Equity and Mobility: A Comic Treatment for Transportation Professionals

What does "equity" mean for transportation professionals? This is discussed in a 12-page comic published in the Canadian Institute of Transportation Engineers newsletter.

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July 20, 2018, 6:00 AM PDT

By Todd Litman


Transportation Ideals

Ryan Martinson / Equity & Mobility

Engineer Ryan Martinson uses his cartooning skills to explore why and how to better incorporate social equity goals into transportation planning Equity & Mobility, a 12-page comic article published in the Summer issue of Transportation Talk," the Canadian Institute of Transportation Engineer's quarterly newsletter.

The article describes the differences between equality (everybody is treated equally, even if they they have different needs and abilities) and equity (people are treated fairly, taking into account their different needs and abilities), discusses how planning decisions allocate public resources and opportunities, explores how power imbalances can bias decision-making, how the definition of "design users" can affect who is served or excluded by a transport system, and examines how methods often used to evaluate transportation system performance tend to favor faster modes (particularly automobile travel) over more affordable and inclusive modes (such as walking, bicycling and public transit). Martinson also describes specific ways that individuals, professional organizations, agencies, and the public can better achieve transportation equity goals.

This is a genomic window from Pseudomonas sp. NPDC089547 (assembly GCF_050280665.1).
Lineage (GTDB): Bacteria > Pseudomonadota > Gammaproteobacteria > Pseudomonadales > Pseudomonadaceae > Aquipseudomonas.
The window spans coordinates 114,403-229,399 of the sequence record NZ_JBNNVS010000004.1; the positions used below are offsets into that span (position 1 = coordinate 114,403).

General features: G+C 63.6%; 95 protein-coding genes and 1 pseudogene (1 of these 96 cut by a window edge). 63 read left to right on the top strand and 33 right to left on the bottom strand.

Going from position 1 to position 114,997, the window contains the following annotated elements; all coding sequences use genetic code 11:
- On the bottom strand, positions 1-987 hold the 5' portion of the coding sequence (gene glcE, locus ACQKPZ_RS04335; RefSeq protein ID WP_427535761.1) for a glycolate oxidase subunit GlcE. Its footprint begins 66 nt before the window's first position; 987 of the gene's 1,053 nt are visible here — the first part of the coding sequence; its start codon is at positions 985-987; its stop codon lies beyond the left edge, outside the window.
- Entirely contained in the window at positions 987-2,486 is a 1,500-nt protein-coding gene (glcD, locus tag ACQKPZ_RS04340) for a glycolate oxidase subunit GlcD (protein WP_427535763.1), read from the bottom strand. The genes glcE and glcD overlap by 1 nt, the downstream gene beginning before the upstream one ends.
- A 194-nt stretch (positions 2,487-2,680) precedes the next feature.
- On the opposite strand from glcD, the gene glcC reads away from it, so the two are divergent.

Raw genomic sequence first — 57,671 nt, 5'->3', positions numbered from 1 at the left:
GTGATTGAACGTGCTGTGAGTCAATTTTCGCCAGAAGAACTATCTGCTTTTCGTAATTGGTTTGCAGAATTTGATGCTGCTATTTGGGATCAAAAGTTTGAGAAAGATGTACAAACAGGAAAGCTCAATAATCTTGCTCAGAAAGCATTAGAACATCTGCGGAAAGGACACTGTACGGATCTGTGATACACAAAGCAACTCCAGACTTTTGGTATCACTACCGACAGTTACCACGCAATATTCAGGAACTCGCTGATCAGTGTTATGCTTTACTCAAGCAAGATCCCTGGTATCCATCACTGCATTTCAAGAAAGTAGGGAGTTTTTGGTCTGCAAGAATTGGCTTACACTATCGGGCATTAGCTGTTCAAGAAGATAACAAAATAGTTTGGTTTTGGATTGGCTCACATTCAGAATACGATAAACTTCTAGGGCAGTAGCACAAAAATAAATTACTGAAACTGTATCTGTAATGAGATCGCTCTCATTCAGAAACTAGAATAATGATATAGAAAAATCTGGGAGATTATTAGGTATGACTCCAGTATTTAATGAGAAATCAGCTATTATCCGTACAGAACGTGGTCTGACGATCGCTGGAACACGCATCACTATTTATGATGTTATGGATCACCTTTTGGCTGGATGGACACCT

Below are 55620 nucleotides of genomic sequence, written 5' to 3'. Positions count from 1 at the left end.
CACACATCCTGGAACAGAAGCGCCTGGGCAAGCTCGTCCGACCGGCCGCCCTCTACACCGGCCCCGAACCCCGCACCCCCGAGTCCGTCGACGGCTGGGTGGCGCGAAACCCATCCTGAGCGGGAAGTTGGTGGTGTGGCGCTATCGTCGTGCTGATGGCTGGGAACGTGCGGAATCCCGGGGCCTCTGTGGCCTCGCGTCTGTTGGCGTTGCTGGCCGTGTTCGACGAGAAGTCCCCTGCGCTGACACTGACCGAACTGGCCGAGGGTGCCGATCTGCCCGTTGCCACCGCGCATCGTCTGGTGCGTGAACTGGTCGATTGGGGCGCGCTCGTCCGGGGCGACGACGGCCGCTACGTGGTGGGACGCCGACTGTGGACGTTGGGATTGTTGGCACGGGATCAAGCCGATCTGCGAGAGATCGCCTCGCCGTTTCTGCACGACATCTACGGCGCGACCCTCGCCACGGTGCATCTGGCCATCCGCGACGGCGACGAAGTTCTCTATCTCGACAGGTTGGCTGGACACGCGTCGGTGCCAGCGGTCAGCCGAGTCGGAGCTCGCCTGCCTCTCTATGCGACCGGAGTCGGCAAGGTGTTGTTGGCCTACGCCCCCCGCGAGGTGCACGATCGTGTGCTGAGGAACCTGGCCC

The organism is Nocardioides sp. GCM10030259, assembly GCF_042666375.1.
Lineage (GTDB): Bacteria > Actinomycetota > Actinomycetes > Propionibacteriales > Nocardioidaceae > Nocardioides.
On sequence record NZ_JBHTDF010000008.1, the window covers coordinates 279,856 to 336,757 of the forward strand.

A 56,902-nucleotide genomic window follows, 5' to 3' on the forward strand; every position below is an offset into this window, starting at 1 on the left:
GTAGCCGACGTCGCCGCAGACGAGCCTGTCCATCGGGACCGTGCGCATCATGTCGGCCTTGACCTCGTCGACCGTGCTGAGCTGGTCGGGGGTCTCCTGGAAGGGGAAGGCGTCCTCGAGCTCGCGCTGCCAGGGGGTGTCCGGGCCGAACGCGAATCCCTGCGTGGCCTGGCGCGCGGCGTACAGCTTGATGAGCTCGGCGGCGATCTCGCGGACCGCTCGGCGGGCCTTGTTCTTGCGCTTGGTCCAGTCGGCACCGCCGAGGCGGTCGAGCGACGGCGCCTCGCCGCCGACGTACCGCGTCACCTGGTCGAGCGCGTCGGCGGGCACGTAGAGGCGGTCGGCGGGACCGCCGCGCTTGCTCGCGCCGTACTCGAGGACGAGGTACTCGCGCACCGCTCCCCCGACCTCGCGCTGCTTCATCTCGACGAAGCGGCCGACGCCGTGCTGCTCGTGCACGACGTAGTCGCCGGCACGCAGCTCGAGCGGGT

This is a timely and important issue for planning professionals. Planning decisions allocate valuable and scarce public resources, and affect people's economic and social opportunities. A growing body of research indicates that the mobility and accessibility options available in a community significantly affect resident's economic mobility, that is, the chance that children born in lower-income households become more economically successful as adults.

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